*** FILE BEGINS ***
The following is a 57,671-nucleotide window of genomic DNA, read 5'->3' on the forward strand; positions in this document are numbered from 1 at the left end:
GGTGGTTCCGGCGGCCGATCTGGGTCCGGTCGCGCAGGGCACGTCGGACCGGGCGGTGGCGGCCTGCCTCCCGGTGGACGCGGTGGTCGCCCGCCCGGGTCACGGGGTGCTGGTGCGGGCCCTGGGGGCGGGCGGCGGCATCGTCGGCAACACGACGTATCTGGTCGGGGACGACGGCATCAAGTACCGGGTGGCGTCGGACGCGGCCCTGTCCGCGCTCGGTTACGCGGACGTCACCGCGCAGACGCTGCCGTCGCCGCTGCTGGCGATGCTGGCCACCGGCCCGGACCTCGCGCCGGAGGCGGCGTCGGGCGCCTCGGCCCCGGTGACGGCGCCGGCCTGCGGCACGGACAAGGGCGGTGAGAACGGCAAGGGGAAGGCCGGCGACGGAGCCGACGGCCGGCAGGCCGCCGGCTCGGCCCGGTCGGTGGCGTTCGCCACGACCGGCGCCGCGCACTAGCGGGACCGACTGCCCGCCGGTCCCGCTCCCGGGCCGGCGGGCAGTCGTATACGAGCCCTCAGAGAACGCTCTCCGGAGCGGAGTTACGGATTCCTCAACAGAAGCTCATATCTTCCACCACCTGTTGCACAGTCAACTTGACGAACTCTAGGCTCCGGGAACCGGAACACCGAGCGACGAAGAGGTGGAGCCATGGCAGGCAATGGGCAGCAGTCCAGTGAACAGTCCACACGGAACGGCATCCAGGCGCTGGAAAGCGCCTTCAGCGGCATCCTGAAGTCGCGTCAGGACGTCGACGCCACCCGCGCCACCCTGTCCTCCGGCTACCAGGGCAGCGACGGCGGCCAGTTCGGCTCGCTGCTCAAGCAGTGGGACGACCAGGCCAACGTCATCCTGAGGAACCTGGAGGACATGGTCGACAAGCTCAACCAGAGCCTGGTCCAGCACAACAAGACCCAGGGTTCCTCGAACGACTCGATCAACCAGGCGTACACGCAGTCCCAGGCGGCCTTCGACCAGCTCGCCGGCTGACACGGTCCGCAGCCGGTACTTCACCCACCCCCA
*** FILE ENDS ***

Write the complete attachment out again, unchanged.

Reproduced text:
The following is a 57,671-nucleotide window of genomic DNA, read 5'->3' on the forward strand; positions in this document are numbered from 1 at the left end:
GGTGGTTCCGGCGGCCGATCTGGGTCCGGTCGCGCAGGGCACGTCGGACCGGGCGGTGGCGGCCTGCCTCCCGGTGGACGCGGTGGTCGCCCGCCCGGGTCACGGGGTGCTGGTGCGGGCCCTGGGGGCGGGCGGCGGCATCGTCGGCAACACGACGTATCTGGTCGGGGACGACGGCATCAAGTACCGGGTGGCGTCGGACGCGGCCCTGTCCGCGCTCGGTTACGCGGACGTCACCGCGCAGACGCTGCCGTCGCCGCTGCTGGCGATGCTGGCCACCGGCCCGGACCTCGCGCCGGAGGCGGCGTCGGGCGCCTCGGCCCCGGTGACGGCGCCGGCCTGCGGCACGGACAAGGGCGGTGAGAACGGCAAGGGGAAGGCCGGCGACGGAGCCGACGGCCGGCAGGCCGCCGGCTCGGCCCGGTCGGTGGCGTTCGCCACGACCGGCGCCGCGCACTAGCGGGACCGACTGCCCGCCGGTCCCGCTCCCGGGCCGGCGGGCAGTCGTATACGAGCCCTCAGAGAACGCTCTCCGGAGCGGAGTTACGGATTCCTCAACAGAAGCTCATATCTTCCACCACCTGTTGCACAGTCAACTTGACGAACTCTAGGCTCCGGGAACCGGAACACCGAGCGACGAAGAGGTGGAGCCATGGCAGGCAATGGGCAGCAGTCCAGTGAACAGTCCACACGGAACGGCATCCAGGCGCTGGAAAGCGCCTTCAGCGGCATCCTGAAGTCGCGTCAGGACGTCGACGCCACCCGCGCCACCCTGTCCTCCGGCTACCAGGGCAGCGACGGCGGCCAGTTCGGCTCGCTGCTCAAGCAGTGGGACGACCAGGCCAACGTCATCCTGAGGAACCTGGAGGACATGGTCGACAAGCTCAACCAGAGCCTGGTCCAGCACAACAAGACCCAGGGTTCCTCGAACGACTCGATCAACCAGGCGTACACGCAGTCCCAGGCGGCCTTCGACCAGCTCGCCGGCTGACACGGTCCGCAGCCGGTACTTCACCCACCCCCA